County Executive Ed Long was on hand to make the financial presentation and field questions, but before he took to the podium, Hudgins welcomed her constituents and introduced guest speakers U.S. Rep. Gerry Connolly (D-11), Sharon Bulova, Chairman, Fairfax County Board of Supervisors and Tara Voight, Council Member from the Town of Vienna.

Connolly started things off by giving an overview of some of the recent happenings in Washington. “We will feel it,” said Connolly, referring to the freeze on government hiring, the possibility of another round of sequestration, and President Donald Trump’s announced plans to increase the military’s funding by $54 billion. Spending on the military side “means commensurate cuts on the civilian side,” said the Congressman.

Northern Virginia is the 3rd largest region for federal contracts in the nation, Connolly told the audience. A major loss in that employment generator would have an enormous, negative ripple effect on the local economy.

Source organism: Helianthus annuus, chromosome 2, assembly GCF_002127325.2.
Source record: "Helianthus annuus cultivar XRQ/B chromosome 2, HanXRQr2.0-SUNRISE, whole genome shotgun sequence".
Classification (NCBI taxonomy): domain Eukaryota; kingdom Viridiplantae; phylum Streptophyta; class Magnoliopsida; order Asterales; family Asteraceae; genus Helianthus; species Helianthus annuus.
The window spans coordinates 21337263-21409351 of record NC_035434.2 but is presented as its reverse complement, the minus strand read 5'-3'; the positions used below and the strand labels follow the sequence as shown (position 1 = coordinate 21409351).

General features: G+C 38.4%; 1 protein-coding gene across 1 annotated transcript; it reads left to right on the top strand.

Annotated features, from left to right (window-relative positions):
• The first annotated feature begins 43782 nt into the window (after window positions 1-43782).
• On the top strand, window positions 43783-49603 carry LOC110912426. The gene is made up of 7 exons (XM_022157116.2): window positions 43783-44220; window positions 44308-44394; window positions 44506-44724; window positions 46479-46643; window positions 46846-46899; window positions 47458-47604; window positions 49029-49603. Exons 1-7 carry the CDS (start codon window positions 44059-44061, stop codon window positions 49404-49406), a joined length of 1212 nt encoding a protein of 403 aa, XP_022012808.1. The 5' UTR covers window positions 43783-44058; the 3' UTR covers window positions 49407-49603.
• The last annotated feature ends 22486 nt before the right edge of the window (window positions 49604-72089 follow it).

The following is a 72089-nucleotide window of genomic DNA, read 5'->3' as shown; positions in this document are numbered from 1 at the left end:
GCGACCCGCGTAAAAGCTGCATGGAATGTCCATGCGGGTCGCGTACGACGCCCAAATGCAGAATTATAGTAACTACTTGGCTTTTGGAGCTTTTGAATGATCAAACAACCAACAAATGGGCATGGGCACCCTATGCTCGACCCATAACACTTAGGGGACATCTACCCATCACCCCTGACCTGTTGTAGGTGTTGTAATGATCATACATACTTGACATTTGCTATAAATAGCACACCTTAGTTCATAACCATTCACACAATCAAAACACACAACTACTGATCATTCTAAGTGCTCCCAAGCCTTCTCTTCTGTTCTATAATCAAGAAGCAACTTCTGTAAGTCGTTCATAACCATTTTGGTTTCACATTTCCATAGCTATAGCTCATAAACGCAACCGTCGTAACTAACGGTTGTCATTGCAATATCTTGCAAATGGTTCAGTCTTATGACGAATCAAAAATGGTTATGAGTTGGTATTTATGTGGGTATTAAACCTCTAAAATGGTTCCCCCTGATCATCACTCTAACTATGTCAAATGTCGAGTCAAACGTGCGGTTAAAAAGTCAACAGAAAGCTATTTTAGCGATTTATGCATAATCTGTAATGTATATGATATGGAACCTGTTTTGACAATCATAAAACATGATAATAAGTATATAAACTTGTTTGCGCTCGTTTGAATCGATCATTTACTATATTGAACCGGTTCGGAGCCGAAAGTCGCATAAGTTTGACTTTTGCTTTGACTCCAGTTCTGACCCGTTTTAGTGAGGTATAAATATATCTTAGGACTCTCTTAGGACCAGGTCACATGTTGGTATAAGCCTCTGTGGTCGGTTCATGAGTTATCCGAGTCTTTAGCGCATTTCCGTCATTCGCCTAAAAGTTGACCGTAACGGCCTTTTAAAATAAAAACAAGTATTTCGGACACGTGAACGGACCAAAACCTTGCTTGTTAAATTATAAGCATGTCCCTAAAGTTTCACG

CONNOLLY WENT ON to list a few of the agencies and services that are facing substantial decreases in federal funding, including the National Oceanic and Atmospheric Administration. “You know. The folks who track our weather patterns, who watch out for hurricanes, blizzards” and other climatological events, he added, “helping us make important decisions and preparations.”

Funding for the Chesapeake Bay clean-up, a state/federal project begun in 2010 which has shown remarkable success in restoring water quality and improved the regional economy with significant job creation, has also been earmarked for a potential massive cut with the proposed downsizing of the Environmental Protection Agency by 20 percent. The restoration work could see a 93 percent cut, from $72 million to $5 million.

The Congressman also touched on the topic of Immigration, citing his attendance at Dulles airport following Trump’s Executive Order that effectively established a travel ban for people from seven Muslim-majority countries. Connolly assisted in securing the release of an “American hero,” a woman who had assisted the U.S. military in Iraq.